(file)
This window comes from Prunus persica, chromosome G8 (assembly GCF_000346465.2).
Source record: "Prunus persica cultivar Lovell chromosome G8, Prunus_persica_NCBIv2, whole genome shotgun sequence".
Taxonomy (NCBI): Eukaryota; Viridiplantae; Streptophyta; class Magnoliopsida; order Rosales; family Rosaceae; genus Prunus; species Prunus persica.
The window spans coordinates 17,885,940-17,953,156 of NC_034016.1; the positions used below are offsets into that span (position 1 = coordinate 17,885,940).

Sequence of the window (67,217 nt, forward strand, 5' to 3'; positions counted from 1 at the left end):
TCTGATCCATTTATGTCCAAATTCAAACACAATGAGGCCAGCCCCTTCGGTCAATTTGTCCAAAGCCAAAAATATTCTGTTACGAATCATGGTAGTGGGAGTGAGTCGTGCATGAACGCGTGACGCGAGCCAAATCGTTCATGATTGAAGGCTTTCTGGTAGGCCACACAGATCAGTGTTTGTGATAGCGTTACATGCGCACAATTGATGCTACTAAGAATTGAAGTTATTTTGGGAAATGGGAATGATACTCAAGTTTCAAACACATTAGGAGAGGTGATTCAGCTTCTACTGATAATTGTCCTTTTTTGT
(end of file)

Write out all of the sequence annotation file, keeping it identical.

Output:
This window comes from Prunus persica, chromosome G8 (assembly GCF_000346465.2).
Source record: "Prunus persica cultivar Lovell chromosome G8, Prunus_persica_NCBIv2, whole genome shotgun sequence".
Taxonomy (NCBI): Eukaryota; Viridiplantae; Streptophyta; class Magnoliopsida; order Rosales; family Rosaceae; genus Prunus; species Prunus persica.
The window spans coordinates 17,885,940-17,953,156 of NC_034016.1; the positions used below are offsets into that span (position 1 = coordinate 17,885,940).

Sequence of the window (67,217 nt, forward strand, 5' to 3'; positions counted from 1 at the left end):
TCTGATCCATTTATGTCCAAATTCAAACACAATGAGGCCAGCCCCTTCGGTCAATTTGTCCAAAGCCAAAAATATTCTGTTACGAATCATGGTAGTGGGAGTGAGTCGTGCATGAACGCGTGACGCGAGCCAAATCGTTCATGATTGAAGGCTTTCTGGTAGGCCACACAGATCAGTGTTTGTGATAGCGTTACATGCGCACAATTGATGCTACTAAGAATTGAAGTTATTTTGGGAAATGGGAATGATACTCAAGTTTCAAACACATTAGGAGAGGTGATTCAGCTTCTACTGATAATTGTCCTTTTTTGT